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GOV. HENRY, ATTORNEY GENERAL EDMONDSON WARNS AGAINS GOUGING AS RITA LOOMS

09-22-2005

Oklahoma City - Gov. Brad Henry and Attorney General Drew Edmondson today cautioned gas stations and other retailers across Oklahoma that the State of Oklahoma will crack down on incidents of price-gouging as the nation braces for another potentially devastating hurricane.

With Hurricane Rita barreling toward the Gulf Coast, the Governor and Attorney General declared that Oklahoma has a 'zero tolerance" policy on price-gouging President Bush's Sept. 5 disaster declaration for Oklahoma triggered the state's Emergency Price Stabilization Act.

"It is unconscionable to wring profits from misfortune and tragedy," Gov. Henry said.

"The State of Oklahoma will not abide people using the potential for disaster as an excuse to artificially spike prices at the pump.  Predatory pricing is opposed to the core of Oklahoma values, and it will not be tolerated.  Price-gouging will be met with the full force of the law."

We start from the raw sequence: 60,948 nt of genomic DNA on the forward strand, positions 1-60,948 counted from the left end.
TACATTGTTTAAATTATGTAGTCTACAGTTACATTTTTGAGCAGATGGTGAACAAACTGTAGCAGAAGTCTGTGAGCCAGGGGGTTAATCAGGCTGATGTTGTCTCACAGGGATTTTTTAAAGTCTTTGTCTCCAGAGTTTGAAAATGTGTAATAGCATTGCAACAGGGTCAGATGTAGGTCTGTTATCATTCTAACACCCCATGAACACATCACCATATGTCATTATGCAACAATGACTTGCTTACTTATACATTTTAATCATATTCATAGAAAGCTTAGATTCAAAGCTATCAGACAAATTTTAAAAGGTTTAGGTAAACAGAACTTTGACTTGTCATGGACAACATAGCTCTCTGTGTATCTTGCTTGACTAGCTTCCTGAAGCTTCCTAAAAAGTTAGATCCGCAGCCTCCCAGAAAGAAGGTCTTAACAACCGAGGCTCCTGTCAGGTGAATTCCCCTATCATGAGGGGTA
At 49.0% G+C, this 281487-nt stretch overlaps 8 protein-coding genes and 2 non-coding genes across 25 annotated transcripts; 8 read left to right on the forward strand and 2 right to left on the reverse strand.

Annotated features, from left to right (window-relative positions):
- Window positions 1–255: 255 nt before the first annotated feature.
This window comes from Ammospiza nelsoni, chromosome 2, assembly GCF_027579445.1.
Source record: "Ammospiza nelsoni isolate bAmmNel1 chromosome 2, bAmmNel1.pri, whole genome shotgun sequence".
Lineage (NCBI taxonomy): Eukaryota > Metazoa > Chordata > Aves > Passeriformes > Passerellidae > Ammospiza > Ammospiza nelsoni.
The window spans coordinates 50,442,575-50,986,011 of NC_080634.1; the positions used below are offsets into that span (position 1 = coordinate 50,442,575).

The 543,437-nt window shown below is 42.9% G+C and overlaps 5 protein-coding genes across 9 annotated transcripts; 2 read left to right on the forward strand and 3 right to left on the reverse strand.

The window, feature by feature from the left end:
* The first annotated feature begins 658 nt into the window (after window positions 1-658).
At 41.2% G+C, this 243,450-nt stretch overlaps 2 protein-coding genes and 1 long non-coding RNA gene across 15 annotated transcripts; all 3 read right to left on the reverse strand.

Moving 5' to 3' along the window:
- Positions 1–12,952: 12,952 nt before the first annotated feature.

His sentiments were echoed by Attorney General Edmondson.

"With the damage anticipated from this new storm, we are already seeing a jump in gasoline prices, and that is expected to continue.  We have investigators in the field and we will continue to examine reports of inflated prices," he said.

Oklahoma's price-gouging law stipulates that prices cannot jump more than 10 percent above the price charged immediately before the declaration, unless the spike is caused by non-emergency factors and does not result in a profit increase.

"The act is designed to stop the unscrupulous business owner from purposefully inflating prices to profit from an emergency or disaster," Edmondson said.  "We've received almost 200 reports regarding gasoline prices, but none have risen as yet to the level of gouging."

The law applies not only to gasoline, but to any goods, services, dwelling units or storage space.

"One are of particular interest is lodging," Edmondson said.  "As people flee the storm, they will need places to stay and hotel rooms may be in high demand, especially in southern Oklahoma.  We will be diligent in our enforcement of inflated room prices.